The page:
Implicit in this skeptical doubt, of course, is the feeling that Facebook and Twitter &co. simply exist, independent of anything we do. I’ve written before about how dangerous this feeling is. What I want to mark now is its pervasiveness. “For those not on a university campus,” I wrote earlier, “it might be behind a paywall, I’m not sure.” It’s difficult to specify why, but I can’t help but think that to make such a link while failing to know such a thing is somehow in bad faith. I have no idea what the election will turn out to mean. For now, I can’t help but suspect that what we’ve seen so far is more significant as an epiphenomenon of the history of technology than as an action in the arena of politics.
From the Greek ἀποκαλύπτειν to uncover, disclose, from ἀπό off + καλύπτειν to cover. One does not, of course, expect that anything particularly unexpected will occur. Rarely, in fact, does one feel so fully the difference between the difference between future and preterite, and the difference between certain and uncertain. Nor does one expect anything unusually horrific; undoubtedly the horrorshow of history will continue as per usual.
The verb “to vote” is almost always treated as self-explanatory, which ought to strike us as strange, since the act of voting cannot even be imagined except under political conditions that are far from universal. For those curious: “vote,” from Latin vōtum promise, desire, properly the past participle neuter of vovēre to vow, to wish. Agamemnon desired; Jephthah promised; we vote.
Since voting is not, after all, very much like pulling a lever on a baroque piece of machinery, these two propositions at least seem clear. To “vote your preference” is to endorse a system of government under which decisions are made based only on the aggregation of personal lust. To “vote your conscience” is to endorse a system of ethics under which actions are judged based only on the subjective state of the agent.
Of bloggity-thingy-endorsements, my favorite was that given by SlateStarCodex:, mainly for how unabashedly neoliberal is its reasoning: “Suppose you live in a swing state. If you think (in a well-calibrated way) that it’s 10% more likely that your candidate will use $1 trillion well than that the other candidate will, your vote is worth $500. If you live in a safe state, it’s more like $30. If you value the amount of time it takes to vote at less than that, voting is conceivably a good use of your time.” Of course, “We don’t know for sure that we’re right about politics,” but “if you’re seriously uncertain about whether or not you think more clearly than the average voter, by that fact alone you almost certainly do.” That’s all well and good—but what if the average voter and I differ not in our knowledge, but in our preferences?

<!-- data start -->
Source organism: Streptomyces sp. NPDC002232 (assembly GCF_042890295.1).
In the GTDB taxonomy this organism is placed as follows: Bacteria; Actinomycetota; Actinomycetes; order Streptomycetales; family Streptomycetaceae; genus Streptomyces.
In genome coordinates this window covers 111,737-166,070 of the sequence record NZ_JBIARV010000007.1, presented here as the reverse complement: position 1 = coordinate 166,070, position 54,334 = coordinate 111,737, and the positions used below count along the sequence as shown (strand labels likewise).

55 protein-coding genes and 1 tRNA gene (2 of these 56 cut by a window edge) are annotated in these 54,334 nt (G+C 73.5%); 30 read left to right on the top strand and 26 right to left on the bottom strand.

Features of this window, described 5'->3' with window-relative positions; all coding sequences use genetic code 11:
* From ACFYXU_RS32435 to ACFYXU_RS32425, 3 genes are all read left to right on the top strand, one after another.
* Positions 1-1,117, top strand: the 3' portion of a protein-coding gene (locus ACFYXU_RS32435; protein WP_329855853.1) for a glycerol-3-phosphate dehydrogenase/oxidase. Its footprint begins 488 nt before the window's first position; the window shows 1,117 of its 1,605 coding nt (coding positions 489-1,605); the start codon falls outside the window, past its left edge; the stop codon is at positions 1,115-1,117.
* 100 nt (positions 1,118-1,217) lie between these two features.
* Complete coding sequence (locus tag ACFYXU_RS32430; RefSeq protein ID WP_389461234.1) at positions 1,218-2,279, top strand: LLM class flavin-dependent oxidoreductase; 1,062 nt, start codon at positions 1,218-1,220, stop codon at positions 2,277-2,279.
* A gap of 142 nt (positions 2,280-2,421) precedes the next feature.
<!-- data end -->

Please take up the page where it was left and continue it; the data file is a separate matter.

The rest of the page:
In Australia, voting is mandatory, with a small fine—about $30, I’m told—for those who fail to fill out a ballot. Of course, Australia also has preferential voting: I rank this candidate #1, this candidate #2, this one #3…; tally results, kick out the lowest performer, shift the votes of those who supported them to the next candidate on the voters’ ranked list, and repeat until some candidate has a majority. Like all non-dictatorial systems, preferential voting is susceptible to tactical voting (that is to say, lying), but it is more resistant to it than most.
Given the state I live in, I was surprised the other day to see on television an ad for a major party presidential candidate. But then I remembered that the Senate race here is rather close. This observation does not, of course, disprove the claim that local elections matter, but it calls into doubt whether anyone really considers any elections to be local.
In 1939 David Jones wrote to his friend Harman Grisewood, after reading Hitler’s Mein Kampf: “it is amazingly interesting in all kinds of ways—but pretty terrifying too. God, he’s nearly right—but this hate thing mars his whole thing.” The word “hate,” for a devout Catholic, is quite strong, and surely, one would think, sufficient to dispel any suspicion that he was a Nazi sympathizer. And yet many, perhaps most students of modernism are convinced that Jones and his ilk were secret fascists; the moderate position being that they kept their fascism secret even from themselves. To be sure, Jones opposed both liberal democracy and communism, which cannot help but make him a fascist, if “fascist” is our term for all those who are both anti-communist and anti-liberal.
“We must do something. This is something. Therefore, we must do this,” reasoned the politician. SMBC calls it “the falling problem.” Meanwhile, Alisdair MacIntyre tells us that “The way to vote against the system is not to vote”; since, in the American system at least, abstentions are not counted against either of the major candidates, ones suspects MacIntyre of an equivocation.